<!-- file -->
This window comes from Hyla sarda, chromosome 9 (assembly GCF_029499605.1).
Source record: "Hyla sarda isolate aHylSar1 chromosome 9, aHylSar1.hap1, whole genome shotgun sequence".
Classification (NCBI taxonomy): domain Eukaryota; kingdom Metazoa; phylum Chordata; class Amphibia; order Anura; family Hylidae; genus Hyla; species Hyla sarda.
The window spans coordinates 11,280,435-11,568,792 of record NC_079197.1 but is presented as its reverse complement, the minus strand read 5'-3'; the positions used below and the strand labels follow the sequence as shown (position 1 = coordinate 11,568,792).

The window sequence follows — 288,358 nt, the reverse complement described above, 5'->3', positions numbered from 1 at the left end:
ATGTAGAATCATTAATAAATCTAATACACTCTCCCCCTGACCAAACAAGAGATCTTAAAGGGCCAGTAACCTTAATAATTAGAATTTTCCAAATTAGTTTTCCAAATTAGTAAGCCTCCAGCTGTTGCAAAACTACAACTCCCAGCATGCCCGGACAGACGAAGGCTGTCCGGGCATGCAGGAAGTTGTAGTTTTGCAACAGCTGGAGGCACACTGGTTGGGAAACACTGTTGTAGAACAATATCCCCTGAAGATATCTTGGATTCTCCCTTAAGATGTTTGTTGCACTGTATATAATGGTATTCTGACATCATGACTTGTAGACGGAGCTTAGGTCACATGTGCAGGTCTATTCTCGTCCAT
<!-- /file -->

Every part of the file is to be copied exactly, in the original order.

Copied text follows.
This window comes from Hyla sarda, chromosome 9 (assembly GCF_029499605.1).
Source record: "Hyla sarda isolate aHylSar1 chromosome 9, aHylSar1.hap1, whole genome shotgun sequence".
Classification (NCBI taxonomy): domain Eukaryota; kingdom Metazoa; phylum Chordata; class Amphibia; order Anura; family Hylidae; genus Hyla; species Hyla sarda.
The window spans coordinates 11,280,435-11,568,792 of record NC_079197.1 but is presented as its reverse complement, the minus strand read 5'-3'; the positions used below and the strand labels follow the sequence as shown (position 1 = coordinate 11,568,792).

The window sequence follows — 288,358 nt, the reverse complement described above, 5'->3', positions numbered from 1 at the left end:
ATGTAGAATCATTAATAAATCTAATACACTCTCCCCCTGACCAAACAAGAGATCTTAAAGGGCCAGTAACCTTAATAATTAGAATTTTCCAAATTAGTTTTCCAAATTAGTAAGCCTCCAGCTGTTGCAAAACTACAACTCCCAGCATGCCCGGACAGACGAAGGCTGTCCGGGCATGCAGGAAGTTGTAGTTTTGCAACAGCTGGAGGCACACTGGTTGGGAAACACTGTTGTAGAACAATATCCCCTGAAGATATCTTGGATTCTCCCTTAAGATGTTTGTTGCACTGTATATAATGGTATTCTGACATCATGACTTGTAGACGGAGCTTAGGTCACATGTGCAGGTCTATTCTCGTCCAT